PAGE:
I like variation, just like the different disciplines I train, I’m convinced it only makes you stronger. I hope more inter-gender matches could mean that guys stop feeling so humiliated when being defeated by females. I also think some women would improve by wrestling guys.

You have described yourself as very liberal and have written politically. What are some of the causes and issues most important to you? Do your political ideas effect how you approach your fighting?

A quite wide spectrum of issues regarding feminism, personal integrity and democracy are closest to my heart. At the moment I write a lot about the authorities’ lack of respect for civil rights both in Sweden and internationally. I’m sure the writing keeps me clever and my intelligence is essential in the ring as well.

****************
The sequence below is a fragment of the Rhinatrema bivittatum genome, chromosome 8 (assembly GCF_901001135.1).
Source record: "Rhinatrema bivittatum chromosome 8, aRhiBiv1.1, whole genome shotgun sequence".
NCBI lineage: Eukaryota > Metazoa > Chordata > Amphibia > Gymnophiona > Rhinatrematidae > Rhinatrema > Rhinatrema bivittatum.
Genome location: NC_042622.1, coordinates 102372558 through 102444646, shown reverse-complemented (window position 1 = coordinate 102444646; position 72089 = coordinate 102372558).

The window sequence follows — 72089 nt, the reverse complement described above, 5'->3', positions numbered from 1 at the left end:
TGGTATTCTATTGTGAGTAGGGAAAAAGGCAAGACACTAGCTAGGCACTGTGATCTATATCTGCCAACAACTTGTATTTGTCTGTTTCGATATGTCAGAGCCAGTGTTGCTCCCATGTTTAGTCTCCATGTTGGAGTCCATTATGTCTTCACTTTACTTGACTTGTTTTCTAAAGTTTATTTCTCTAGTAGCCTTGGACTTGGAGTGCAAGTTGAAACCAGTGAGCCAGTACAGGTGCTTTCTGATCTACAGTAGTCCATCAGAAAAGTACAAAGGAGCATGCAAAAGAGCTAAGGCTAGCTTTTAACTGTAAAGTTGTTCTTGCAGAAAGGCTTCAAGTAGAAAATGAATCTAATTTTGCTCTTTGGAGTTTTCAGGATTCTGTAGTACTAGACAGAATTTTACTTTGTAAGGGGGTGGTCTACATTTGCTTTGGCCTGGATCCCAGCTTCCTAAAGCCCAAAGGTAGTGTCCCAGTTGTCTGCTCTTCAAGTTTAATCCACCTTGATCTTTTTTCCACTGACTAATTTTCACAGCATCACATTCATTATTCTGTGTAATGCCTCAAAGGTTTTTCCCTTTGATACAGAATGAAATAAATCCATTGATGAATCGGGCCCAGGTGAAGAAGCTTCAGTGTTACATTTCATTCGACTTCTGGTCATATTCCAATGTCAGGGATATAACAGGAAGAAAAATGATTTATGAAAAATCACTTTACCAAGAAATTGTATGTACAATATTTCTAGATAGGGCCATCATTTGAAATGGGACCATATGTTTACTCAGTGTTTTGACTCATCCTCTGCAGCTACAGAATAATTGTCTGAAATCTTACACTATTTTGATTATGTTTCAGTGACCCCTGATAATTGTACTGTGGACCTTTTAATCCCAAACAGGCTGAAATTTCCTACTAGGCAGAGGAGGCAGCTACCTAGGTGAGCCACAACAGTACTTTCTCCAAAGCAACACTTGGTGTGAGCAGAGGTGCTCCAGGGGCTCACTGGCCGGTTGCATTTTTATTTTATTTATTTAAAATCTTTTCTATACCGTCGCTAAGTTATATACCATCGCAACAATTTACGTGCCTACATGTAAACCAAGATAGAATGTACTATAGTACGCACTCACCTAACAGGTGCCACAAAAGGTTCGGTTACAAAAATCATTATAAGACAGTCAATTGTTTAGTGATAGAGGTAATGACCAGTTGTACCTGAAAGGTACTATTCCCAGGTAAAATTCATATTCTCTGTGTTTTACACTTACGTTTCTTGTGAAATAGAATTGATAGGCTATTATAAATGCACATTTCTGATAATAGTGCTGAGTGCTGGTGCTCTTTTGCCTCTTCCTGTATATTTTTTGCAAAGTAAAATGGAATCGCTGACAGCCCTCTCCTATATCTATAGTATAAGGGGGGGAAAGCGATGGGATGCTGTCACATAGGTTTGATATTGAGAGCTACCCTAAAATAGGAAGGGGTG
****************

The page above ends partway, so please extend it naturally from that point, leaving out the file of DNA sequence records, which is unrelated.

You’ve often worn pigtails when fighting, is their any meaning behind them? Or is it just your personal style?

While other wear make up and extensions, I wear pigtails. It makes a nice contrast.

What are some of the things you like to do for leisure, besides fighting and training? What are some of your favorite bands, books, movies and shows?

I like the contemporary philosopher Ronald Dworkin. One of my favorite books is Kate Millet’s Sexual Politics. I also enjoy reading some of the big names such as Sartre, Kafka and Camus. Good music is Le Tigre, PJ Harvey, Bob Dylan to mention a few. Good movies are Blue Velvet, The Key by Tinto Brass and Andrzej Zulawski’s Possession. Twin Peaks is great and I recently watched The Wire and got totally hooked.